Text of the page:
The only exception is the Forestry Service “Keep New Zealand Green” coupon which is yet another missing one from my “Big Swap” set at the top of the article. I just placed it in the middle of the “Swoppers” set to keep things kind of tidy.  I wonder how many others there are that I don’t know about? And how many other competitions there were around the country during that period? Like the “Jaycee Swap’em” coupons, I’ve never seen another example of the “Swoppers.” Whereas, more regularly Big Swap” coupons come up for auction, and by “regularly” I actually mean about once a year or so (but rarely a full set).  All following images are courtesy of Owain Morris collection.

Swoppers coupons - Christchurch 1957  2 copy Swoppers coupons - Christchurch 1957  3 copy Swoppers coupons - Christchurch 1957 1 copy

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Addendum mid June 2015: Evidence that people were actively swapping in an organised manner, to complete collections. This clipping from the Otago Dunedin Times, December 1 1973. Image courtesy of Owain Morris collection.

Whopper Swappers ODT Otago Dunedin Times December 1 1973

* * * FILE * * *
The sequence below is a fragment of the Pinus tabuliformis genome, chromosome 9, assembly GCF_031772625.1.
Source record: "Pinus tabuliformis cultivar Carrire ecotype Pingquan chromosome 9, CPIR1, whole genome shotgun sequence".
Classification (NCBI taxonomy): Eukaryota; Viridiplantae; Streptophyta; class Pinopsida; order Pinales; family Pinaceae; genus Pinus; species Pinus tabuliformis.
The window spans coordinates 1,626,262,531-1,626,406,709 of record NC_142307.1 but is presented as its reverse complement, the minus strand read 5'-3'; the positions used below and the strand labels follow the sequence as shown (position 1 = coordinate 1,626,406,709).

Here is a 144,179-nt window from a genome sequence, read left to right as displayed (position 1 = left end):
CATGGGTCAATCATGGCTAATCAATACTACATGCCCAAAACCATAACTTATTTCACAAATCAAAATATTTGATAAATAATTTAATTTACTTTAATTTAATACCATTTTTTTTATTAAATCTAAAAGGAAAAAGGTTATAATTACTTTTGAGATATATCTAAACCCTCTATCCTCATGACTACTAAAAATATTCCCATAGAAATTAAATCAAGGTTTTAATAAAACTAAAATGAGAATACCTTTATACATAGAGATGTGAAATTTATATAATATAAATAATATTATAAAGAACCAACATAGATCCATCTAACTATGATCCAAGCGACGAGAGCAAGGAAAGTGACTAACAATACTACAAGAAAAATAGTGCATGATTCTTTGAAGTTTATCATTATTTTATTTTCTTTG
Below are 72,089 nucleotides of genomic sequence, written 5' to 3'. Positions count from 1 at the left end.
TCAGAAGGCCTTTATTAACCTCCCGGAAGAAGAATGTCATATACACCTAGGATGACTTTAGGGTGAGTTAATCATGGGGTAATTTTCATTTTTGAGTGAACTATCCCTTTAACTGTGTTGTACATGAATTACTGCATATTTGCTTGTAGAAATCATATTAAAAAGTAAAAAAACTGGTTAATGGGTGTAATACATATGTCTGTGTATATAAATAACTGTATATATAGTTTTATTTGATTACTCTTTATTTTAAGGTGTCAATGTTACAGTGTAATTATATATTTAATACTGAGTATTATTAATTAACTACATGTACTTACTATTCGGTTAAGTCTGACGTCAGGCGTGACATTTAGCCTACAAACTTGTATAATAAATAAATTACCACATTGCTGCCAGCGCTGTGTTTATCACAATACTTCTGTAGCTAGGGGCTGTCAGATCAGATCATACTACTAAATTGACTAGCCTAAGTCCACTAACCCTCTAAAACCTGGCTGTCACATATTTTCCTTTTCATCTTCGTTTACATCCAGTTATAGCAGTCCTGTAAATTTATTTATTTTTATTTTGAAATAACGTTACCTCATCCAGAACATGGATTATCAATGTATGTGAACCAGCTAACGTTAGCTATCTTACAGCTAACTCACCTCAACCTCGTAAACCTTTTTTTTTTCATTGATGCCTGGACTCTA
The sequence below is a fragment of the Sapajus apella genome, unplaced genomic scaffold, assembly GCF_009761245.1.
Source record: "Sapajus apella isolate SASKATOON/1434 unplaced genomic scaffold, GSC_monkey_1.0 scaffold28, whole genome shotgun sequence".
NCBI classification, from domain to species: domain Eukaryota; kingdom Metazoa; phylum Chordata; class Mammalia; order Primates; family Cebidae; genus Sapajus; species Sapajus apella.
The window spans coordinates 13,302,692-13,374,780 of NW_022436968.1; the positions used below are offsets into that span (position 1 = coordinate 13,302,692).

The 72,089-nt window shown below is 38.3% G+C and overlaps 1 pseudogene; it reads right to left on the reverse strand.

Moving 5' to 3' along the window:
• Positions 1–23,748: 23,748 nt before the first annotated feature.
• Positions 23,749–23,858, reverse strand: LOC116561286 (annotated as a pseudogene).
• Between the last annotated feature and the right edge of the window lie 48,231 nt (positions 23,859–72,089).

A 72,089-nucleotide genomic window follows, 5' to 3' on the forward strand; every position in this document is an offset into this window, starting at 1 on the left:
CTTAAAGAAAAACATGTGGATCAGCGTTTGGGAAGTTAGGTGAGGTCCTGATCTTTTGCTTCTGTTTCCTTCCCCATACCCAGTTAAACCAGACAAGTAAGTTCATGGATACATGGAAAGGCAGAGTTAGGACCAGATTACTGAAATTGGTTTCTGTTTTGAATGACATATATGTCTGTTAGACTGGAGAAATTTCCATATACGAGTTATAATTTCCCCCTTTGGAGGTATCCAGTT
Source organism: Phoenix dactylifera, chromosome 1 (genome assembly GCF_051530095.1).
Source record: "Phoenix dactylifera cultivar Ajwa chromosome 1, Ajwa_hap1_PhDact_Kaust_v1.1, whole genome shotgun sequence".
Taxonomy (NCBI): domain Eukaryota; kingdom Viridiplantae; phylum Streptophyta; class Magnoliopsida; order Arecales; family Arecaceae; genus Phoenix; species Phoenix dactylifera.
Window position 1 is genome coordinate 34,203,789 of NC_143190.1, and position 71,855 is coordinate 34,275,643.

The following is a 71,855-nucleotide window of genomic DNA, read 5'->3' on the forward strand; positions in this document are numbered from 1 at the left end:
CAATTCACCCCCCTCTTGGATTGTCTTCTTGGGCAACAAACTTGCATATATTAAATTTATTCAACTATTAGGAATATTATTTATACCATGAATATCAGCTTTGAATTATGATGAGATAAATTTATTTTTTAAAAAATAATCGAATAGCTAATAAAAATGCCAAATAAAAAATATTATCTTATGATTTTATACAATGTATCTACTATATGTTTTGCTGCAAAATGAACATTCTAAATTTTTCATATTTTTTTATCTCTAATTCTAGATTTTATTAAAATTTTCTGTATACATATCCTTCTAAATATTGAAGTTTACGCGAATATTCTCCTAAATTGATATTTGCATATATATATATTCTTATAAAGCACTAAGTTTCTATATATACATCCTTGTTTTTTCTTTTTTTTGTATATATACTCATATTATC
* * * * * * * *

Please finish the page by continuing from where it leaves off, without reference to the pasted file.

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All content of Longwhitekid copyright Darian Zam © 2014. All rights reserved.

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All content of Longwhitekid copyright Darian Zam © 2014. All rights reserved.

Pigs Sometimes Do Fly

In Goodman Fielder, Kiwi Bacon Company, smallgoods on April 21, 2011 at 10.46


…especially if they’re a bird. I happened across this ad on my interweb travels, hilarious and another instant Kiwi classic in my opinion, so I am sharing it here!
Marketed as “the taste of New Zealand”, Kiwi bacon is very much an iconic national brand – and the factories were famous country wide for their gigantic statues of the flightless recluse perched on the rooves, a point of reference for many miles around .

Kiwi Bacon Factory roof, Kingsland, photo © Geoffrey H. Short, 1988

There was a significant smallgoods factory at 317 New North Road in the Auckland suburb of Kingsland. The large fibreglass Kiwi and neon sign on the roof of the building was an urban landmark dating from around 1960. There was a time that it rotated, but it had broken down many years before I can remember it in the late 1970’s. We could always see the iconic bird from my aunt’s house below and I remember it being taken away at the end of the 1980’s when the factory closed it’s doors – it was a sad day. I believe the death knell was a fire, and the building was later restored to become office for Fairfax Publications.